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Should I always use a lens hood?

Discussion in 'Lens Matters' started by Bazarchie, Sep 19, 2020.

  1. SqueamishOssifrage

    SqueamishOssifrage Well-Known Member

    The bulge of the objective is huge, and there is no filter thread. There is a 82mm filter thread on the inside of the lens cover when you remove the lens cap, but it vignettes at anything below 30mm. The picture below shows what I mean.

    Sigma 15-30mm lens.jpg

    I have to say I absolutely love this lens!
     
  2. Benchista

    Benchista Which Tyler

    Well slot-in filters generally are ok with lenses with bulbous fronts, but they slot in to a built-in holder at the rear of the lens. I think you mean system filters, which don't work, and the same goes for screw-in types.
     
  3. GeoffR

    GeoffR Well-Known Member

    Slot in filters tend to be used with telephoto and extreme wide angle lenses but one important factor with such lenses is that the lens was computed with a filter in place. Very wide angle lenses such as the Sigma 12-24 or the Nikon 14-24 f2.8 aren't really designed to be used with filters, neither has a slot-in filter and a front mounted filter would have to be huge.

    Interestingly my Sigma 12-24 had a strange lens cap that was a slip-on type but with a conventional cap on the end, filters could be mounted on the thread in the end of the slip-on portion but vignetting was inevitable at the shorter focal lengths. Rather limiting but then some filters, polarisers particularly, do strange things with lenses wider that about 20mm (Full frame). Try it on a sunny day and see the effect on the colour of the sky*

    The important point about such wide lenses is that the lens hood is often not detachable so there is no choice but to use it.

    *Before anyone considers explaining why this happens I am well aware of what is going on but too lazy to explain it here.
     
  4. Chester AP

    Chester AP Well-Known Member

    AP regularly does 'buy a polarising lens' articles, and following their advice some years ago I invested a lot of money in a decent 77 mm one to use on my Sigma 10-20 lens. The problem you refer to occurs once the angle of view exceeds (I think) 90 degrees, and on my lens this appears to be at about 12-13 mm focal length which matches your 20 mm full frame figure. I sent AP an email suggesting that all articles about polarising lenses should include a warning about this problem, and an edited version was printed. Since then they appear to have been more careful about this when printing these articles. I now instead use a 77 mm ND graduated filter on the 10-20 lens that works so well it has never been taken off the lens since the first time I used it. You can get a lot of sky in the image when shooting at 10 mm. I know it doesn't give the quite same effect as a polarising filter, but it does work at any focal length.

    Unfortunately I can't use my favourite big rubber lens hood on the 10-20 at 10 mm with the filter fitted because of vignetting, and have to rely on Sigma's 'petal' hood and sometimes my hand too.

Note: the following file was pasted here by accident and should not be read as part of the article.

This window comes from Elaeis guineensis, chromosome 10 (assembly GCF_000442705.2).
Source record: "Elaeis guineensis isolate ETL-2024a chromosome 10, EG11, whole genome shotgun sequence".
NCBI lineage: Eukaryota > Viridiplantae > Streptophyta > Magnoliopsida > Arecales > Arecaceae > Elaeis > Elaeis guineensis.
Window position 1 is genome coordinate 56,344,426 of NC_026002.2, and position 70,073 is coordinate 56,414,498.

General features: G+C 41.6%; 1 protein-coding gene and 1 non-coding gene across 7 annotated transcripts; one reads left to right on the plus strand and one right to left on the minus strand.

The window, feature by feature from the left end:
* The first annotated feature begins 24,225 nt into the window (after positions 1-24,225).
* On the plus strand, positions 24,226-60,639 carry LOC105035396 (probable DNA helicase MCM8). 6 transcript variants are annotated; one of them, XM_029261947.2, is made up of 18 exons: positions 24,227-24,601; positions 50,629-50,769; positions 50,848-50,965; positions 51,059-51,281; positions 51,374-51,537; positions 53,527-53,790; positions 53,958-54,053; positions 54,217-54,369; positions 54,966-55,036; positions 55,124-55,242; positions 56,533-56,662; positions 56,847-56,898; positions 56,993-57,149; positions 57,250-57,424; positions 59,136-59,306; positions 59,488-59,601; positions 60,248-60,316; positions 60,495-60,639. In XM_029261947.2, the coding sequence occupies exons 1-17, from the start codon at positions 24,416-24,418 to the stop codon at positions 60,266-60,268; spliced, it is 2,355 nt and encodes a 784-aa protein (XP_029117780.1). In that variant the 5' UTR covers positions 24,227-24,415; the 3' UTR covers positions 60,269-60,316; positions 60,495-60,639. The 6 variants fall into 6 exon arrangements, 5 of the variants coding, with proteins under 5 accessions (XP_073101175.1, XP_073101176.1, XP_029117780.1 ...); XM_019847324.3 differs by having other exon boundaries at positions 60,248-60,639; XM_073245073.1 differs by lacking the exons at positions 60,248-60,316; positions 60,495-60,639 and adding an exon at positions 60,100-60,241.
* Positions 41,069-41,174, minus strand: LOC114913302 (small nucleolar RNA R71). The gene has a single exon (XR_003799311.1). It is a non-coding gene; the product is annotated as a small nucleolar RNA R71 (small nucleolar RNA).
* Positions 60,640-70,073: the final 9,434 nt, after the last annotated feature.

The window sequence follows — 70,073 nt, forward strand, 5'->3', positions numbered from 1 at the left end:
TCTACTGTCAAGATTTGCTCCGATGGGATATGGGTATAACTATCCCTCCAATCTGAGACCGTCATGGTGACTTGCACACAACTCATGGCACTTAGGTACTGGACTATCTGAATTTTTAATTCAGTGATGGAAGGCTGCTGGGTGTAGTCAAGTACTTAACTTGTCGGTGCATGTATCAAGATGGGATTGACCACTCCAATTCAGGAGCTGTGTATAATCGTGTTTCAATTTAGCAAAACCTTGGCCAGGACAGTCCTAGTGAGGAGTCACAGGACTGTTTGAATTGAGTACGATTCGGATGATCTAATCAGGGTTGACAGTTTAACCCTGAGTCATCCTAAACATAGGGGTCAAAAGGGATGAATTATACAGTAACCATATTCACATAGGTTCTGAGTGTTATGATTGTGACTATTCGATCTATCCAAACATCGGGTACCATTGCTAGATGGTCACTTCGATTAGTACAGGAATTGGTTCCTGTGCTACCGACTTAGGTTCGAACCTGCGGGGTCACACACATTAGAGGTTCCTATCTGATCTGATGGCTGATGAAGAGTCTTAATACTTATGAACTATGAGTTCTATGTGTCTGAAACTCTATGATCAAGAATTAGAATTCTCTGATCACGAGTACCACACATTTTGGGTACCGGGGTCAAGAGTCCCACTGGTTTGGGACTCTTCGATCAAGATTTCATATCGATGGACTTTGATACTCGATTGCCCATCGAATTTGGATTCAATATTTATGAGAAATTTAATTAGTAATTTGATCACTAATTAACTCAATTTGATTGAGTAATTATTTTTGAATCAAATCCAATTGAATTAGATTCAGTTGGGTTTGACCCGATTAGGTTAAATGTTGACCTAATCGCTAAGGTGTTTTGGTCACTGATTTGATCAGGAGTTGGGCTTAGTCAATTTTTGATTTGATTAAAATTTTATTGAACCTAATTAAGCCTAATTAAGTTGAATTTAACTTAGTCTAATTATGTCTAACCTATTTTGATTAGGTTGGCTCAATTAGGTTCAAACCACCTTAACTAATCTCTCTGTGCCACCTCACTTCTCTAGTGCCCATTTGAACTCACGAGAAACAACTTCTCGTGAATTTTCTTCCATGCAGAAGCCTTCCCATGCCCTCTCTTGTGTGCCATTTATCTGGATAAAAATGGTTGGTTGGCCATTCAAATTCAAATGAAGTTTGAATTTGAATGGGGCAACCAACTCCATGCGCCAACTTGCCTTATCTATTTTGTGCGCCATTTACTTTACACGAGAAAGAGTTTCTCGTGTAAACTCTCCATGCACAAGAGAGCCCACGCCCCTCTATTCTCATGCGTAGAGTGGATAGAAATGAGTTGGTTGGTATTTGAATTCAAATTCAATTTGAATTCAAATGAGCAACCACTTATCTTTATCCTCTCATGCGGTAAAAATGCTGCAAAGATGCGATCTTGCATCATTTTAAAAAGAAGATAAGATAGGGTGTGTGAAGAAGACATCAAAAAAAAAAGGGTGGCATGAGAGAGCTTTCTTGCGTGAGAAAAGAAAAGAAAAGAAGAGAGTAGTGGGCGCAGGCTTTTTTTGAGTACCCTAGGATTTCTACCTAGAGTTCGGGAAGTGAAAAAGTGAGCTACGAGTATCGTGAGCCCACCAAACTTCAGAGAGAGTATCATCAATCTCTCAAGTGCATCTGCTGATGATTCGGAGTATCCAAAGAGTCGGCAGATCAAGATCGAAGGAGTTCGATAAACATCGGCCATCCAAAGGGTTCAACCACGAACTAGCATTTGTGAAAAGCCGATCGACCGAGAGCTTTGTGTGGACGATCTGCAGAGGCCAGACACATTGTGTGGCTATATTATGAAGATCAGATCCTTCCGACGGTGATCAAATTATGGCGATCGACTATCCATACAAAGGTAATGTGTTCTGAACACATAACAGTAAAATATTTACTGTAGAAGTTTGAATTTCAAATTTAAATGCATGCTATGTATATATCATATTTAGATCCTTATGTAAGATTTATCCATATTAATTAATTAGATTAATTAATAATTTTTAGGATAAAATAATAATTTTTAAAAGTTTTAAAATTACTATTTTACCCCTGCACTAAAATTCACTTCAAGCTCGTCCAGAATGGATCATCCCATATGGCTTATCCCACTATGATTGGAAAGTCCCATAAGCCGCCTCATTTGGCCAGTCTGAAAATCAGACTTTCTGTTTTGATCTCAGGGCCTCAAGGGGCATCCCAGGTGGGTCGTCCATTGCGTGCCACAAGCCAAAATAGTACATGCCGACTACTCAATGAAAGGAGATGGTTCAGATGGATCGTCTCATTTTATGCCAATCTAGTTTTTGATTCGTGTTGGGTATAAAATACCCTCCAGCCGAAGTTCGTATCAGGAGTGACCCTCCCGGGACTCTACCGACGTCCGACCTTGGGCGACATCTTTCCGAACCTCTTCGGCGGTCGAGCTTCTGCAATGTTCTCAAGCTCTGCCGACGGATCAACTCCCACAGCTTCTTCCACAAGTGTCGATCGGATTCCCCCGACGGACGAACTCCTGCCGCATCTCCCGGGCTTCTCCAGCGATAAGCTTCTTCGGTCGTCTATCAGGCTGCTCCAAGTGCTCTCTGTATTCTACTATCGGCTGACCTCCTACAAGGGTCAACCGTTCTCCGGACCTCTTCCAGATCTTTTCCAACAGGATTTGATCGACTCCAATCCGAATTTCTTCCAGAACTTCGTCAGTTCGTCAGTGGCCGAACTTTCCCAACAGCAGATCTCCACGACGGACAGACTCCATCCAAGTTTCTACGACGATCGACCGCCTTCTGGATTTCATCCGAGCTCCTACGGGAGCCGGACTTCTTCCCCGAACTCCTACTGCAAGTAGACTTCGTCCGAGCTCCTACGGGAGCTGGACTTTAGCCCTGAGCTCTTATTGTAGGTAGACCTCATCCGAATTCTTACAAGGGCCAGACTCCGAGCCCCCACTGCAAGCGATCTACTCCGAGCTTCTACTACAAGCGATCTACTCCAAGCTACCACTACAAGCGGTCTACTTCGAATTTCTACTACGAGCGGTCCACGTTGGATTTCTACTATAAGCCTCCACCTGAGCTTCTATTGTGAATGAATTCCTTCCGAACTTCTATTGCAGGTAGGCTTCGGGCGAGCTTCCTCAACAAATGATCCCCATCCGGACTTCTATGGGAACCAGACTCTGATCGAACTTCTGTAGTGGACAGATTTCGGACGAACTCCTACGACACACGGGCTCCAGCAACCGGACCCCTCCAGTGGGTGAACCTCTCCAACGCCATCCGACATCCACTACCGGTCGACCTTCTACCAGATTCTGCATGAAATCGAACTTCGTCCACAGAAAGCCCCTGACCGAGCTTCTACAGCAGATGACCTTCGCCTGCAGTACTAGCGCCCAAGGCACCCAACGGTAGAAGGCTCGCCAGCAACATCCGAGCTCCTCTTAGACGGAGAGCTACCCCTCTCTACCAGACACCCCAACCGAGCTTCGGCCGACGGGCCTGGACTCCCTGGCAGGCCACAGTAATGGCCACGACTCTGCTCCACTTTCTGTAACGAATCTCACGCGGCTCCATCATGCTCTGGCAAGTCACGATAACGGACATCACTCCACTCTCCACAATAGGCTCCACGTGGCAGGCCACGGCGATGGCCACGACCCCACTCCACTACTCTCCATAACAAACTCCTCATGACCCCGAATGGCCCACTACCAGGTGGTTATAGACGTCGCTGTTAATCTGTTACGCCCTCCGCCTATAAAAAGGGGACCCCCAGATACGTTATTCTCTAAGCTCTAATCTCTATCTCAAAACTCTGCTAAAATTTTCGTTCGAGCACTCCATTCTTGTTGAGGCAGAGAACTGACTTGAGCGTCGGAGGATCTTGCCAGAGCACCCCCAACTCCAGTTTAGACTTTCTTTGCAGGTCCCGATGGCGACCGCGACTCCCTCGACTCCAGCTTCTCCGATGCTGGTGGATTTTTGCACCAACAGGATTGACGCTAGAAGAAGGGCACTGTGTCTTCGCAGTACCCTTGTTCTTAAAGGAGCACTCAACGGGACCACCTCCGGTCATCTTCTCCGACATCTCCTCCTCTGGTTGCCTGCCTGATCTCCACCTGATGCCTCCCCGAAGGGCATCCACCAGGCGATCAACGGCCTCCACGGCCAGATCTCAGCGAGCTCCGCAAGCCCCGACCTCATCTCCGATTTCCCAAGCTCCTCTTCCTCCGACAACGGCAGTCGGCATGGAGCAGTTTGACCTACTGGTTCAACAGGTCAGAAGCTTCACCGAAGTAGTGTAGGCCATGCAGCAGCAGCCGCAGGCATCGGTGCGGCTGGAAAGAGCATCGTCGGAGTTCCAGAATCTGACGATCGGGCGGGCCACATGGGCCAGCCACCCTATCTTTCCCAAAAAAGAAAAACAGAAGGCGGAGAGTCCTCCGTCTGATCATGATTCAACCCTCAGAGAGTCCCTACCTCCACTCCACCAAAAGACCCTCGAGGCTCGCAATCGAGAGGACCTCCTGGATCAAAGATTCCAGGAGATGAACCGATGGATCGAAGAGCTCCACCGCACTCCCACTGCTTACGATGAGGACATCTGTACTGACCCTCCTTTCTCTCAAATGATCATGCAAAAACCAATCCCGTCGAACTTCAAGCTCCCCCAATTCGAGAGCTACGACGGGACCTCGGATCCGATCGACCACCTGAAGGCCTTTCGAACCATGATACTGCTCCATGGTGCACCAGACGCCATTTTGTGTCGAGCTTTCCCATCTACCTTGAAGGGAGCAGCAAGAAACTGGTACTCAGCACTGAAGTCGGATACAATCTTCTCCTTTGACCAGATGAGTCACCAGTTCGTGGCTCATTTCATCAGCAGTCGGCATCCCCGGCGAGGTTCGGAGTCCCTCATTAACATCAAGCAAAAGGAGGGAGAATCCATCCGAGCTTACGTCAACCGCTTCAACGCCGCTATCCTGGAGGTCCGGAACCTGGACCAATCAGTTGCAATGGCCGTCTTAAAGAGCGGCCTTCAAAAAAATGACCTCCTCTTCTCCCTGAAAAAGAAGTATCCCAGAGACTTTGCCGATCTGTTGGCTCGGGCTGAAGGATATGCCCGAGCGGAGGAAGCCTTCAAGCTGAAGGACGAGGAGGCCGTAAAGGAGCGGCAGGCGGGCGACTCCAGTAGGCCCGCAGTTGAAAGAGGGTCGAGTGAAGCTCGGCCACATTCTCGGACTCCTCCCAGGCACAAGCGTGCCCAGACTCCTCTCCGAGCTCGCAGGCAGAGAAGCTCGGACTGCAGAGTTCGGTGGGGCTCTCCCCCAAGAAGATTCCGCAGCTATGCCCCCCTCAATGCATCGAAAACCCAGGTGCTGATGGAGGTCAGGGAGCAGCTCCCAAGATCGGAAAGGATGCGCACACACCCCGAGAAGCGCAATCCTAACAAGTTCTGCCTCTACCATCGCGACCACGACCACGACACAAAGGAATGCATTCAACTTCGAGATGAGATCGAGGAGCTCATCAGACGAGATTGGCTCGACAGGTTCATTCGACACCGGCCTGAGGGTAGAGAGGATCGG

5. ChrisNewman

    ChrisNewman Well-Known Member

    Ironically I first drafted “drop-in filters”, and then thought that might be the name for what you refer to as “slot-in filters”. So I Googled “types of photographic filter system”, which came up with Wex’s ‘Lens Filters Buying Guide’ where they use the term “slot-in” filters for the type produced by Lee, etc that you refer to as “system filters”! Can you recommend a better source of general photographic terminology for me to use in future?

    Chris
     
  6. ChrisNewman

    ChrisNewman Well-Known Member

    The Sigma lenses described by SqueamishOssifrage and GeoffR are much the same as my Sigma 8-16mm. The slip-on ring section of the hood vignettes at shorter focal lengths, so I’ve always removed it complete with it’s conventional lens cap, and hadn’t noticed the thread inside it. Also, the front element isn’t readily visible behind the permanent petal element of its hood, so I’d forgotten that this element also extends furthest at its minimum focal length, as I described for my f/2.8 Nikkor zooms.

    Chris
     
  7. GeoffR

    GeoffR Well-Known Member

    My Nikon 300 f4 AF uses a filter at the back of the lens that Nikon refer to as a "slip-in filter", Canon use the term "drop-in filter". On this lens the filter is 40.5mm which one would think might be cheaper than a 77mm version. The circular polariser, with holder, comes in at a mere £309!
     
    Last edited: Sep 23, 2020
  8. PeteRob

    PeteRob Well-Known Member

    Last year I was a bit tempted by a s/h Canon 300 F2.8 at not such a bad price (as these things go) with a drop-in polariser thrown in.
     
  9. pixelpuffin

    pixelpuffin Well-Known Member

    I have roughly 50 canon branded lenses, I make it a priority to get the lens hood for every lens I have. For me the hood is more important than the protective filter unless I’m intending to use it in the rain. Besides flare and protection I find the hood prevents fingers or bag straps coming into contact with the front element. If I remove the hood I ensure the lens cap is put on.
     
  10. pixelpuffin

    pixelpuffin Well-Known Member

    The EF 300/2.8 IS is on my radar as for my next purchase (S/H obvs)
    Hoping I’ll find one this year. Not looking forward to using it tho’ without a black lens coat fitted to avoid unwanted attention.
     

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